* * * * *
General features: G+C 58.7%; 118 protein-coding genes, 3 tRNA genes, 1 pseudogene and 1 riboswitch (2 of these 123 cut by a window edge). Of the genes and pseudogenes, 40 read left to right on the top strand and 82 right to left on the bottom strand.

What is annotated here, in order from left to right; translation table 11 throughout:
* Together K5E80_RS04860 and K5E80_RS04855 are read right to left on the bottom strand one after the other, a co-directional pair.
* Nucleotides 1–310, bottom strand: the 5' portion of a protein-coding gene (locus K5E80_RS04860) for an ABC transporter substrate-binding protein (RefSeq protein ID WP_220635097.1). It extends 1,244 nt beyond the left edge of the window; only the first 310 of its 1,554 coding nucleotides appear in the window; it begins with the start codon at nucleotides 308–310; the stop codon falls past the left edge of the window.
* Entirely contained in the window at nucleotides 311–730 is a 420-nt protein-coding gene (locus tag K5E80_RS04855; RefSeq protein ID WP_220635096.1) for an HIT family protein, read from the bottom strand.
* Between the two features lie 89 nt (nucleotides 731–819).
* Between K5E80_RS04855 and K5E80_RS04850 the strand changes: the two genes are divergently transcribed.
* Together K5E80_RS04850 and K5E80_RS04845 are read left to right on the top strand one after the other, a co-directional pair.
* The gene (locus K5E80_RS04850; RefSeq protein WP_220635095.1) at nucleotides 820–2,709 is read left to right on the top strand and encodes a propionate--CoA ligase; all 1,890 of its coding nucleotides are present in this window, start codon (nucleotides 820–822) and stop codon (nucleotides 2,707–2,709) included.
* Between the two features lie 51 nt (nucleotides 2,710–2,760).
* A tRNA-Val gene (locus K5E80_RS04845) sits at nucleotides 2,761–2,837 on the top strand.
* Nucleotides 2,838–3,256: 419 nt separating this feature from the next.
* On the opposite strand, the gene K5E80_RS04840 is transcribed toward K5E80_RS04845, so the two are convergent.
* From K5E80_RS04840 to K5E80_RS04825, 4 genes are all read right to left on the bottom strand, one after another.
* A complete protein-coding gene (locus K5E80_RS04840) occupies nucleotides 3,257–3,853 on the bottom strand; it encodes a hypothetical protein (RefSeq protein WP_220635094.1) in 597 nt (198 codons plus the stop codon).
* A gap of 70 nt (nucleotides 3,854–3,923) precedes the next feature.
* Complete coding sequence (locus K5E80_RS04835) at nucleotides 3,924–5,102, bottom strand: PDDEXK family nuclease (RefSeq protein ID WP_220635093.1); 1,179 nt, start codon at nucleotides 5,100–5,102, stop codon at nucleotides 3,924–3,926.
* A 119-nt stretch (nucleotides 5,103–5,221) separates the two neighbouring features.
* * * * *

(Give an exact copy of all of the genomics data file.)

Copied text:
General features: G+C 58.7%; 118 protein-coding genes, 3 tRNA genes, 1 pseudogene and 1 riboswitch (2 of these 123 cut by a window edge). Of the genes and pseudogenes, 40 read left to right on the top strand and 82 right to left on the bottom strand.

What is annotated here, in order from left to right; translation table 11 throughout:
* Together K5E80_RS04860 and K5E80_RS04855 are read right to left on the bottom strand one after the other, a co-directional pair.
* Nucleotides 1–310, bottom strand: the 5' portion of a protein-coding gene (locus K5E80_RS04860) for an ABC transporter substrate-binding protein (RefSeq protein ID WP_220635097.1). It extends 1,244 nt beyond the left edge of the window; only the first 310 of its 1,554 coding nucleotides appear in the window; it begins with the start codon at nucleotides 308–310; the stop codon falls past the left edge of the window.
* Entirely contained in the window at nucleotides 311–730 is a 420-nt protein-coding gene (locus tag K5E80_RS04855; RefSeq protein ID WP_220635096.1) for an HIT family protein, read from the bottom strand.
* Between the two features lie 89 nt (nucleotides 731–819).
* Between K5E80_RS04855 and K5E80_RS04850 the strand changes: the two genes are divergently transcribed.
* Together K5E80_RS04850 and K5E80_RS04845 are read left to right on the top strand one after the other, a co-directional pair.
* The gene (locus K5E80_RS04850; RefSeq protein WP_220635095.1) at nucleotides 820–2,709 is read left to right on the top strand and encodes a propionate--CoA ligase; all 1,890 of its coding nucleotides are present in this window, start codon (nucleotides 820–822) and stop codon (nucleotides 2,707–2,709) included.
* Between the two features lie 51 nt (nucleotides 2,710–2,760).
* A tRNA-Val gene (locus K5E80_RS04845) sits at nucleotides 2,761–2,837 on the top strand.
* Nucleotides 2,838–3,256: 419 nt separating this feature from the next.
* On the opposite strand, the gene K5E80_RS04840 is transcribed toward K5E80_RS04845, so the two are convergent.
* From K5E80_RS04840 to K5E80_RS04825, 4 genes are all read right to left on the bottom strand, one after another.
* A complete protein-coding gene (locus K5E80_RS04840) occupies nucleotides 3,257–3,853 on the bottom strand; it encodes a hypothetical protein (RefSeq protein WP_220635094.1) in 597 nt (198 codons plus the stop codon).
* A gap of 70 nt (nucleotides 3,854–3,923) precedes the next feature.
* Complete coding sequence (locus K5E80_RS04835) at nucleotides 3,924–5,102, bottom strand: PDDEXK family nuclease (RefSeq protein ID WP_220635093.1); 1,179 nt, start codon at nucleotides 5,100–5,102, stop codon at nucleotides 3,924–3,926.
* A 119-nt stretch (nucleotides 5,103–5,221) separates the two neighbouring features.